A Look at Hat Steamers
If you are new to millinery, finding out what you really need to start making hats can be overwhelming. There are so many hat blocks, hat making tools, specialist equipment and millinery materials out there and you certainly don’t need them all. Without a doubt, though, having a reliable way to produce steam is vital. Steam is one of a hat maker’s most important tools.
With steam, you can soften or lightly dampen millinery materials without waterlogging them or changing the density of the stiffener. After a good steaming, a felt cone will go from being stubborn and difficult to shape to being pliable and easy to stretch. Feathers perk up, veiling regains its shape and, as if by magic, a tired old hat is as good as new once steam has been applied.
5 Tools for Steaming Hats
While specialist tools are great, a number of common household items can also double as hat steamers. So what should you get? The answer will depend on the kind of headwear that you make, the amount of time you spend making hats and your budget. Here are 5 common hat steaming tools for you to choose from…
1) Steam Kettles
If you are just starting out in millinery, look around your home for steam sources that you may already have. The most common item you can use is a tea kettle. A stove top kettle is the most inexpensive option for creating steam for hat making.
For convenience (and to avoid annoyance), you may want to find a kettle without a whistle or boil switch off. Simply add water to the kettle, heat it on the stove and then control the flow of steam by adjusting the stove temperature. Once you have a steady boil, you can hold your millinery project in the stream of steam to dampen it. An electric kettle will also work and has the added advantage of being portable. The only drawback is that you will have to keep switching it back on whenever it reaches boiling point.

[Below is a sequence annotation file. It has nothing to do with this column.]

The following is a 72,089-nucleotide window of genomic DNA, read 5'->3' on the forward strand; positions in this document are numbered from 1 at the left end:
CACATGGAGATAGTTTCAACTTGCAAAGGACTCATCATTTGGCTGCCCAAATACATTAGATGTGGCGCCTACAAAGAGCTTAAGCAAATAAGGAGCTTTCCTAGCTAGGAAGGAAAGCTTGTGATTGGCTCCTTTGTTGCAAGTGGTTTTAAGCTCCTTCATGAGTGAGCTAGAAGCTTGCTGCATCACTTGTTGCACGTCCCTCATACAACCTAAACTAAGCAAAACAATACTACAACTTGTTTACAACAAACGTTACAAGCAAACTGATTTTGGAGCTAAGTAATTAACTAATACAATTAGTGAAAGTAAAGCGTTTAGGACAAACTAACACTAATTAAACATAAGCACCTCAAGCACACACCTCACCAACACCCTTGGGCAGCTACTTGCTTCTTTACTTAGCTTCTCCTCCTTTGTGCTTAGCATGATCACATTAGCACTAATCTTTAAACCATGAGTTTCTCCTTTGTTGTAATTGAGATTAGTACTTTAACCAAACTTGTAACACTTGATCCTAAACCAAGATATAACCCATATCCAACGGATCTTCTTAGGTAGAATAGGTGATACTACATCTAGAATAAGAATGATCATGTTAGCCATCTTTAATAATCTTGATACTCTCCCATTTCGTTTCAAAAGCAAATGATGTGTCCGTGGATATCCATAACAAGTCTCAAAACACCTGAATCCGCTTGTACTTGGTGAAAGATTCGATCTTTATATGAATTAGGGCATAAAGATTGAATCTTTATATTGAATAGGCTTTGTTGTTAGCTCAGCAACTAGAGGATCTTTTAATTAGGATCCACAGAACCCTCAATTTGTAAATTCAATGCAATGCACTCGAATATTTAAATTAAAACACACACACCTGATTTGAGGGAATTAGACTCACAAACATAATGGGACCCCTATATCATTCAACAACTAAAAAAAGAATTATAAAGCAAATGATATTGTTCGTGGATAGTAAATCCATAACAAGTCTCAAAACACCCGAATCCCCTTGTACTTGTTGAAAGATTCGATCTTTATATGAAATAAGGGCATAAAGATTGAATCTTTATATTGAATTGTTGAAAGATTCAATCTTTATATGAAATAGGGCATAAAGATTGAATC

2) Upright Steamers
While a simple kettle is useful for quick touch-ups, you may already have another source of steam that can work even better – a garment, or clothing, steamer.
An upright garment steamer with a tank makes a great first hat steamer for your millinery studio. Since these types of steamers are electric they heat up quickly and are portable. This means that you can get you away from working on a stove or hot plate. Plus, having the extra water reservoir will give you a steady stream of steam for longer, so that you can work on your hats with fewer interruptions.
3) Handheld Steamers
For some millinery materials, a handheld clothing steamer with a flat plate surface will work best. For example, using a handheld steamer on a millinery thermoplastic like Fosshape® will make blocking much easier as you can apply pressure without leaving marks.
On the downside, the water tank is much smaller on handheld steamers as opposed to the upright variety. Still, they are very useful for working on small areas and for applying pressure and steam at the same time. Plus, they are quite cheap and easy to find.
4) Steam Generator Irons
A steam generator iron, or ironing station, is a more expensive option for precise handheld steaming. A steam generator iron is a smallish steam iron that provides pressurized steam from a separate water tank supply, allowing for faster blocking through a combination of steam pressure and physical pressure.
Using a steam generator iron as a hat steamer will allow for hours of blocking without refilling the water tank. Steam generator irons are especially good when you are working with heavy or large hat blocks since you won’t have to hold them up over a steam source. This is the type of iron Ani Townsend used for steaming her hand-draped felt cloche in the photo at the top of this page.
5) Specialist Hat Steamers
If you are really serious about hat making, you may want to invest in a steamer made especially for blocking and shaping hats. The classic, and most popular, hat steamer for milliners is made by Jiffy.
A great all-purpose steamer, with a variety of attachments available so that you can customize your set up, a Jiffy Hat Steamer costs around $150. Of course, this is quite an investment, but, in my opinion, it is a worthwhile and reliable one. A Jiffy Hat Steamer holds plenty of water and it is easy to see the level so that you know when it is time to refill. Plus, these hat steamers heat up quickly and can be turned on and off easily using a switch on the back. This is a great tool to have sitting on your work surface, ready to use whenever you need some steam.
A hat steamer is an important tool to have, but don’t break the bank to get started. Try different types of steam sources to see what you like best.